which contains too many confusions

Ven ven at vvcrane.fsnet.co.uk
Mon Mar 26 20:12:30 EST 2001


Ania said

> Weirdly enough (for me) when I arrived in the UK, I discovered that
> "marmalade" only seems to apply to preserves made of citrus fruit, mainly
> oranges, but also lemon, limes etc. Everything else is either jam (generic,
> "normal" preserve), jelly (strained and set), preserve(whenit actually says
> that on the label. It's usu. runny and posh) and there is such a thing as
> damson cheese, which has no cheese in it at all, but is a strained preserve
> made with damsons (plums) and cooked until it thickens lots more than jelly.
> Did I get this right, o assorted list-Brits?

Sounds ok to me. Why the difference in the meaning of 
marmalade? I suspect its what happens when a new word comes 
into English that means the same as an existing one and the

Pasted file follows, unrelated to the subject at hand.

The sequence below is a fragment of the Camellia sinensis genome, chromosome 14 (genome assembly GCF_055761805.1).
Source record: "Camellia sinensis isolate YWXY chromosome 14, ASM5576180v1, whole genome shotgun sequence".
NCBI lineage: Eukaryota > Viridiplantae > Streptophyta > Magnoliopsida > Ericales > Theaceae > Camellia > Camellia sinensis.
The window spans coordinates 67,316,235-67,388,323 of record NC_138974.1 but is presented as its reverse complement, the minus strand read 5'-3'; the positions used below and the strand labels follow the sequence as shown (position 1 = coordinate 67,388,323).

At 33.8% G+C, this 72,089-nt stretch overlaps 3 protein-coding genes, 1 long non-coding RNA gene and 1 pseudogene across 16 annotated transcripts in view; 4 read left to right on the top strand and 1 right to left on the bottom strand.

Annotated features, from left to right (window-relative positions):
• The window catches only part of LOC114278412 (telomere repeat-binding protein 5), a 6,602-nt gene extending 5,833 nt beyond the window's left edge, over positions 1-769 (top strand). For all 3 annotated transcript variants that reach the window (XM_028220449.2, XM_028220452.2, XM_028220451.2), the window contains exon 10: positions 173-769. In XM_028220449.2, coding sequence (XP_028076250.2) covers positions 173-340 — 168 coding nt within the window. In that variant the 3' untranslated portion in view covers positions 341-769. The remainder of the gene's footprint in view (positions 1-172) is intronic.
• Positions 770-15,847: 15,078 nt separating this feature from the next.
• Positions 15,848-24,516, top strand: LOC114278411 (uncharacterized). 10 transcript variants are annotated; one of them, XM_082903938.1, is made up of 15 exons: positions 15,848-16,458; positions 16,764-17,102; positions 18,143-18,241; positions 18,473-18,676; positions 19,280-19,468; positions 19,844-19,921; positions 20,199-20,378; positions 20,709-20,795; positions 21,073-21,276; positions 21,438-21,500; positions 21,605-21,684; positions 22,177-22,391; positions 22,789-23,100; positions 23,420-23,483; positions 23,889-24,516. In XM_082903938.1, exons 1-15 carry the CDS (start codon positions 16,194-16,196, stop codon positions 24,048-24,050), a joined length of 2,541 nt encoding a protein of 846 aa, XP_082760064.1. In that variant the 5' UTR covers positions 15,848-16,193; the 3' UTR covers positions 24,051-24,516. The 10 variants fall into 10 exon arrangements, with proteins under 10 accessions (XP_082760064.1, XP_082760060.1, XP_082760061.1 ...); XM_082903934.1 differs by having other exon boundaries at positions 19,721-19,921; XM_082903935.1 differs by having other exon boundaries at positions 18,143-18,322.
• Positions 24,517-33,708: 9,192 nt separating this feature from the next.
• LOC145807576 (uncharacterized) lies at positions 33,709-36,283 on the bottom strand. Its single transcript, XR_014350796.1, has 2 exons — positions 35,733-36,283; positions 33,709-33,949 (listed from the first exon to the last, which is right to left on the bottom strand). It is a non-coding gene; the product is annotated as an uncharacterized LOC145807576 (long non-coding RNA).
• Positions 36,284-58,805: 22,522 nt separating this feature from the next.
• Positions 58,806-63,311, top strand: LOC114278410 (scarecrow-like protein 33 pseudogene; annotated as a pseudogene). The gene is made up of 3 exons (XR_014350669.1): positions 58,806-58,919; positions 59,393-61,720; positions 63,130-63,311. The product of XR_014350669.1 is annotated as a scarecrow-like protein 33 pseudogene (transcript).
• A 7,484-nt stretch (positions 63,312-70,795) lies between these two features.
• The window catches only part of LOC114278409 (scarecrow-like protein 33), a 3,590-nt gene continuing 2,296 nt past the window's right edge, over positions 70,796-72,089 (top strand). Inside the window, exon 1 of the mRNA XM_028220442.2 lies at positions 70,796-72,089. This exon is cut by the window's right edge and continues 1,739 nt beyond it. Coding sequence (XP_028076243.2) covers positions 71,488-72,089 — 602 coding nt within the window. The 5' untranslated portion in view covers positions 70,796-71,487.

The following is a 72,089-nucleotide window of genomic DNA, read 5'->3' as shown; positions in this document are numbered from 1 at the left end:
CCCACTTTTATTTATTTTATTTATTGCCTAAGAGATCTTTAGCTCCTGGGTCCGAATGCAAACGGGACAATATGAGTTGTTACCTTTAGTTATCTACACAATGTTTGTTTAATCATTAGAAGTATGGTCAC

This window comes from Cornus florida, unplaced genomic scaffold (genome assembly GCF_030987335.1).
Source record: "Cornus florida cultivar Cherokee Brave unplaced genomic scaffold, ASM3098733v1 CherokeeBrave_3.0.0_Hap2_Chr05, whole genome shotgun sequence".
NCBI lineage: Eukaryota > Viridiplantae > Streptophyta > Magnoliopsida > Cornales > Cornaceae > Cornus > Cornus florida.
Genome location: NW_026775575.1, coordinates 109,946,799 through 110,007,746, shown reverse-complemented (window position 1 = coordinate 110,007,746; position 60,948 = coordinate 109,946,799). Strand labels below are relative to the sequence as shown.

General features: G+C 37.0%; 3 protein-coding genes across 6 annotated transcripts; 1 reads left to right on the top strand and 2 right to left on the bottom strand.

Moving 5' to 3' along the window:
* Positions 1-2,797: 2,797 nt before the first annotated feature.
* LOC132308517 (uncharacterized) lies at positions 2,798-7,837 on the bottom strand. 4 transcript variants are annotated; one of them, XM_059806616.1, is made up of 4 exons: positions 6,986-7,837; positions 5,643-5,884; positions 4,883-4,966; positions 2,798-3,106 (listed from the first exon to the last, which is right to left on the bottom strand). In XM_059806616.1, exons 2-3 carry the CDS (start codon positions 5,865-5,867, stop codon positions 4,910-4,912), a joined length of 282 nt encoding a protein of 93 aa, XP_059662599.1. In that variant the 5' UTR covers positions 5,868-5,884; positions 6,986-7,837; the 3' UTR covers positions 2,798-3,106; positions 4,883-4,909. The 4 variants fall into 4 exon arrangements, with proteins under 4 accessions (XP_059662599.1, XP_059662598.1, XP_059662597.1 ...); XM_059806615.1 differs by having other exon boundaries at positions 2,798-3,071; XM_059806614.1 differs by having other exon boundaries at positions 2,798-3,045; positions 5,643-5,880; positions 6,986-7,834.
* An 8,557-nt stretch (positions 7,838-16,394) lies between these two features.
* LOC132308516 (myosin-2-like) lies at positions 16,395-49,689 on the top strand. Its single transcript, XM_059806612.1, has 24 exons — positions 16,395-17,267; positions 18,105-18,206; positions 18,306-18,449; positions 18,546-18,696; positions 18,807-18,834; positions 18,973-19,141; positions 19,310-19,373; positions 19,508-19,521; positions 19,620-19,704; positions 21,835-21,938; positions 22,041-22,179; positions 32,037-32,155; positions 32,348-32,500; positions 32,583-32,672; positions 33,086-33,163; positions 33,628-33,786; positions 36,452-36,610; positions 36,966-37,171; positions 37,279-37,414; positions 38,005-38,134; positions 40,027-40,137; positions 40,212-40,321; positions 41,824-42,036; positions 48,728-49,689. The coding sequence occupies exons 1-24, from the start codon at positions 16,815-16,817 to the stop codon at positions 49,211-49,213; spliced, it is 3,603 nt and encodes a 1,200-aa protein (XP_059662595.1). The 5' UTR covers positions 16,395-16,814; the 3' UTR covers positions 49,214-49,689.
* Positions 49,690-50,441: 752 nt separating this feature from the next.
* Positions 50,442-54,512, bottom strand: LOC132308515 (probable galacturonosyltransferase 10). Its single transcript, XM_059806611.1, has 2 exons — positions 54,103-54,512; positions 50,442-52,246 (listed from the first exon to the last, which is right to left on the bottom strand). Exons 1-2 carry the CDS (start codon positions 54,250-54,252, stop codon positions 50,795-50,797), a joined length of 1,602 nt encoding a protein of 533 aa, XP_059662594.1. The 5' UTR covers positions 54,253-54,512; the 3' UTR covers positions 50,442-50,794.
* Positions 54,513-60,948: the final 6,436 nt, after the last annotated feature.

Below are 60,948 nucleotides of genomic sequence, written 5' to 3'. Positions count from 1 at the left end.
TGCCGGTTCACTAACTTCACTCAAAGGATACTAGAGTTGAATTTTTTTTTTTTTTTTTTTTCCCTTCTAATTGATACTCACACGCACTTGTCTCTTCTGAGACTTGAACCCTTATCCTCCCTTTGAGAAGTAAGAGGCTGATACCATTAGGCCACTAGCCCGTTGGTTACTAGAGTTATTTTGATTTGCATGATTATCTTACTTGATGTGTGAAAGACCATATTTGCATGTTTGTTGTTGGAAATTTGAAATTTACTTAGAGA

meanings kind of shuffle around and subdivide. Citrus preserves are 
regarded as breakfasty things in Britain whereas other preserves 
are for anytime, so we gave them a word each. Mind you it could 
also be because citrus fruits and their preserves are imported and 
hence the word for them is too. I dunno, what does everyone else 
think?

I can't resist joining in the jam recipe conversation. My Mum was a 
dedicated jam maker, due to growing up in wartime and being 
lucky enough to have a garden full of fruit bushes and trees. Now 
pectin occurs naturally in fruit so Mum thought it was letting the 
side down if you had to add it to make the stuff set. Mind you she 
had to give in when it came to strawberry. Most of her jam was very 
good but she made some bizarre wartime ones like rhubarb, not 
too bad and marrow and ginger, which we begged her to stop -- by 
that time there were three years worth of jars of the stuff.

Oh and stuff called "cheese" I don't know the damson kind, but 
lemon cheese and curd has eggs in it.  
                                           Ven.

You are trapped in that bright moment where you learned your doom.
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